In practice this is a big feature in removing range anxiety, because you can be fairly confident that you’ll be within range of a useable charge point on most journeys, and the sophisticated satnav system is also very helpful in identifying the nearest points. It sounds like a small thing, but it really does make it easier to get around without hassles.
The performance of an electric car is of course divided into two sections – how does it run and for how long? In the latter we found that the typical range for the Leaf is around 80-ish miles, although of course we kept it charged up long before that. In fact we seldom got below 30 miles of range before feeling a need to top up, which wasn’t that much of an issue. We also felt confident about the range gauge, which seemed to track our miles properly, and threw up no surprises.
By judicious use of the Eco button and a soft right foot, we could toodle around town effortlessly and with no drama, although as with all EVs you soon learn to stop chasing the gauges, especially when flicking the air conditioning on and off. Just relax and trust you’re going to be OK. You’re probably not going to run out of power on that trip to the station.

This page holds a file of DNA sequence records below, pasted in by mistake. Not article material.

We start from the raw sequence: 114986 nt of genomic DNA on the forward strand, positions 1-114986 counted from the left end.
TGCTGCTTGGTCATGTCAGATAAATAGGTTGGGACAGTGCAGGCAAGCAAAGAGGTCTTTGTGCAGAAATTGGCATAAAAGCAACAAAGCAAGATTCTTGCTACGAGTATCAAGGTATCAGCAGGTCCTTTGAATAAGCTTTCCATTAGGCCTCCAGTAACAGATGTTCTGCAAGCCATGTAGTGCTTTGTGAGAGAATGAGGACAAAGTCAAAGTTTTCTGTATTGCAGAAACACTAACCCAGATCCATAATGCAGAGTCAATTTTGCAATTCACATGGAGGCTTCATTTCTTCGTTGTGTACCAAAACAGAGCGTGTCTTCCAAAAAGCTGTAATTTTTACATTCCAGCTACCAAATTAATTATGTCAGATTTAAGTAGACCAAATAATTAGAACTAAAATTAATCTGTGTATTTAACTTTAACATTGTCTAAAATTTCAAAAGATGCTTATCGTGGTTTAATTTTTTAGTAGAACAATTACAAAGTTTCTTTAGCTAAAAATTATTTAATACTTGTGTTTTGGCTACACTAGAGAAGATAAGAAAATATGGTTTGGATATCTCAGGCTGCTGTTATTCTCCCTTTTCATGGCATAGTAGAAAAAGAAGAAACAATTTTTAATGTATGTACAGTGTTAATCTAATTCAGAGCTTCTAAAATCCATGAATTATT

The real surprise, however, comes when you switch off the Eco button on the steering wheel, at which point you can literally feel the tug on the wheel as the car seems to go into ultra-responsive mode. At that point even the slightest dab on the throttle will urge the Leaf forwards with a surefooted nimbleness that is nothing less than exhilarating. The sedate sedan turns into a bit of a raver.
It took us a while to discover this hidden side to the Leaf, but when we did it transformed the whole driving experience. We could trot around town doing our chores quite happily on Eco mode, during which the car would be very well behaved and refined. But as soon as we needed a bit of oomph to overtake a bus or get out of a tricky situation in a gridlock, a quick push of the button to switch off Eco and we’d have all the power we need to get the job done and put a tiny smile on the face. Magic.
We really enjoyed our time with the Leaf, not least because we found out how flexible the car can be through the use of the two driving modes. Sedate, silent, refined saloon car in Eco mode, and nimble, brisk, fun sportster in standard mode. Of course for most of the time you’re likely to be husbanding mileage through whatever means is necessary, so Eco mode is likely to be the favorite choice, especially in colder temperatures when range suffers anyway.
But the knowledge that there’s a little tiger available should you need it, really does help make the car feel much more of a safe drive when it counts. Couple that with the ultra practical load capacity and general utility and you’ve got a great car for just about every need, except a long run up country of course. All in all, the Nissan Leaf has to be our favorite EV so far, and we can now see why it’s the world’s best selling EV with over 92,000 sold to date.
The word Leaf in the name apparently means Leading, Environmentally friendly, Affordable, Family car. Yes.
Price: From £20,490 (including govt subsidy and battery leaseback scheme)